Michelle Hastings

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We have collected over half a million splice sites from five species-Homo sapiens, Mus musculus, Drosophila melanogaster, Caenorhabditis elegans and Arabidopsis thaliana-and classified them into four subtypes: U2-type GT-AG and GC-AG and U12-type GT-AG and AT-AC. We have also found new examples of rare splice-site categories, such as U12-type introns(More)
MicroRNAs (miRNAs) in body fluids are candidate diagnostics for a variety of conditions and diseases, including breast cancer. One premise for using extracellular miRNAs to diagnose disease is the notion that the abundance of the miRNAs in body fluids reflects their abundance in the abnormal cells causing the disease. As a result, the search for such(More)
Spinal muscular atrophy is a neurodegenerative disorder caused by the deletion or mutation of the survival-of-motor-neuron gene, SMN1. An SMN1 paralog, SMN2, differs by a C-->T transition in exon 7 that causes substantial skipping of this exon, such that SMN2 expresses only low levels of functional protein. A better understanding of SMN splicing mechanisms(More)
Alternative intronic polyadenylation (IPA) can generate truncated protein isoforms with significantly altered functions. Here, we describe 31 dominant-negative, secreted variant isoforms of receptor tyrosine kinases (RTKs) that are produced by activation of intronic poly(A) sites. We show that blocking U1-snRNP can activate IPA, indicating a larger role for(More)
Canonical microRNA biogenesis requires the Microprocessor components, Drosha and DGCR8, to generate precursor-miRNA, and Dicer to form mature miRNA. The Microprocessor is not required for processing of some miRNAs, including mirtrons, in which spliceosome-excised introns are direct Dicer substrates. In this study, we examine the processing of putative human(More)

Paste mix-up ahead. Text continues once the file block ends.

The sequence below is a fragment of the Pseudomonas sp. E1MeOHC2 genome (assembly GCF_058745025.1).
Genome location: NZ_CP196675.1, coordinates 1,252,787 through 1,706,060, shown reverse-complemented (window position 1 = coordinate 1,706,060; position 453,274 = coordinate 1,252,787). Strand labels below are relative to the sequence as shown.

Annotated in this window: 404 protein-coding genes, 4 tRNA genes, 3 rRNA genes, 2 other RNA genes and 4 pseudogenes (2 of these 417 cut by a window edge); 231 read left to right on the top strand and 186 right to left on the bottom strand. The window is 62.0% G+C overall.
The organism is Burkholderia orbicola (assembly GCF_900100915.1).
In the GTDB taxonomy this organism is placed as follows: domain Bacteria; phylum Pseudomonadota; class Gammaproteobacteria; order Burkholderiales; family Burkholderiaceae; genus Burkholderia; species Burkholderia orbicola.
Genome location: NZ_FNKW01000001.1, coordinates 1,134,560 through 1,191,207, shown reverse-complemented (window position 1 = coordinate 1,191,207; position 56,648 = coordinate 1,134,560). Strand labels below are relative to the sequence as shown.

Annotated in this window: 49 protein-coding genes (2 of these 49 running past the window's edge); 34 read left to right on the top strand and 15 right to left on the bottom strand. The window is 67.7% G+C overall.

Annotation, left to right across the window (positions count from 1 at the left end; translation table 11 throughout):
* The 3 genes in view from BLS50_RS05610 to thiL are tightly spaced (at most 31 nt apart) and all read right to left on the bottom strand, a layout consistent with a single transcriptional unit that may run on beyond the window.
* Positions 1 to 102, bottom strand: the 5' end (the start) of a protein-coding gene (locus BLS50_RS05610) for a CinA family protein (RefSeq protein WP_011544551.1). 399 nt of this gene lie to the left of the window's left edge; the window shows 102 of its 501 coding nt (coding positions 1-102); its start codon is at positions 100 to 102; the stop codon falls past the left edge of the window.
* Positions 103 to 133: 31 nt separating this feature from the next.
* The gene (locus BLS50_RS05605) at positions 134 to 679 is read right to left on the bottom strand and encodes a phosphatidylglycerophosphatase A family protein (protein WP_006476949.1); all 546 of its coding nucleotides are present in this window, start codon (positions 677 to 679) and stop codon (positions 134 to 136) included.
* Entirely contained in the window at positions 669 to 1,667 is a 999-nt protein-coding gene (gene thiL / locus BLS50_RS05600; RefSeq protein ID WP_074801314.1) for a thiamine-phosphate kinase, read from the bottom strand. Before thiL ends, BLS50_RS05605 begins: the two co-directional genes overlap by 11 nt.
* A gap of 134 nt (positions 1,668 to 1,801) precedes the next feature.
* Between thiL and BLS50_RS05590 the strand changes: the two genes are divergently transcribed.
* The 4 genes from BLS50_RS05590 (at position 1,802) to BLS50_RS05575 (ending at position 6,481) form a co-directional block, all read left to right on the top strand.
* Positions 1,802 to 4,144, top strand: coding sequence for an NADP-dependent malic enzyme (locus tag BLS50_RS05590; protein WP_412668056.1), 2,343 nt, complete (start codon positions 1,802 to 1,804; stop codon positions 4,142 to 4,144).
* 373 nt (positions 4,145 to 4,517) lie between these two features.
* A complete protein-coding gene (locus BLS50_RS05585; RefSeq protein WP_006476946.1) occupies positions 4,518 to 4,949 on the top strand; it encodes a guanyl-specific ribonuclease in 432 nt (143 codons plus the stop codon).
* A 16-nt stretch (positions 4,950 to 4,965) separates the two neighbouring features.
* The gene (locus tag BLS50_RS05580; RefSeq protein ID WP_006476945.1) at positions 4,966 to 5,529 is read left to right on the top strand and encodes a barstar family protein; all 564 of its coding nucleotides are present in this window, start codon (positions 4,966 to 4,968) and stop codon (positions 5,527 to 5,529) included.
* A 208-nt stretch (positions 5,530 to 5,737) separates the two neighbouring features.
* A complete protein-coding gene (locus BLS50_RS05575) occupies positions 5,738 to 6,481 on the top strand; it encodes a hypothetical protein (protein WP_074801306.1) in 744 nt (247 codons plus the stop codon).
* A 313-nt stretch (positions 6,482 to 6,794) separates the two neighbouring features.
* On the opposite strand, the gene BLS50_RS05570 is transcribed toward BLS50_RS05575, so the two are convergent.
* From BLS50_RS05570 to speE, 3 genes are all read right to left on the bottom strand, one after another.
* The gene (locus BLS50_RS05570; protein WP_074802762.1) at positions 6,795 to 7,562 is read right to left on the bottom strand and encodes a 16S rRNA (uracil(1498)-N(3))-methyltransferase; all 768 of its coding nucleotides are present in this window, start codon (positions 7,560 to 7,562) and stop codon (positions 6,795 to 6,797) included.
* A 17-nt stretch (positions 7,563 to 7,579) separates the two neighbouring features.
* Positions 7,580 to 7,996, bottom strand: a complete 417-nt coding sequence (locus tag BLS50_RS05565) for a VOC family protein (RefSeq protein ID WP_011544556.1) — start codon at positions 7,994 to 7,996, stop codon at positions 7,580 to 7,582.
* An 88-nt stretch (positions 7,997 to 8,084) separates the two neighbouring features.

Circulating microRNAs (miRNAs) have emerged as candidate biomarkers of various diseases and conditions including malignancy and pregnancy. This approach requires sensitive and accurate quantitation of miRNA concentrations in body fluids. Herein we report that enzyme-based miRNA quantitation, which is currently the mainstream approach for identifying(More)
The erbAalpha gene encodes two alpha-thyroid hormone receptor isoforms, TRalpha1 and TRalpha2, which arise from alternatively processed mRNAs, erbAalpha1 (alpha1) and erb alpha2 (alpha2). The splicing and alternative polyadenylation patterns of these mRNAs resemble that of mRNAs encoding different forms of immunoglobulin heavy chains, which are regulated at(More)
Thyroid hormone (T(3)) coordinates growth, differentiation, and metabolism by binding to nuclear thyroid hormone receptors (TRs). The TRalpha gene encodes T(3)-activated TRalpha1 (NR1A1a) as well as an antagonistic, non-T(3)-binding alternatively spliced product, TRalpha2 (NR1A1b). Thus, the TRalpha1/TRalpha2 ratio is a critical determinant of T(3) action.(More)
The mammalian thyroid hormone receptor gene c-erbAalpha gives rise to two mRNAs that code for distinct isoforms, TRalpha1 and TRalpha2, with antagonistic functions. Alternative processing of these mRNAs involves the mutually exclusive use of a TRalpha1-specific polyadenylation site or TRalpha2-specific 5' splice site. A previous investigation of TRalpha(More)
There is at present no cure or effective therapy for spinal muscular atrophy (SMA), a neurodegenerative disease that is the leading genetic cause of infant mortality. SMA usually results from loss of the SMN1 (survival of motor neuron 1) gene, which leads to selective motor neuron degeneration. SMN2 is nearly identical to SMN1 but has a nucleotide(More)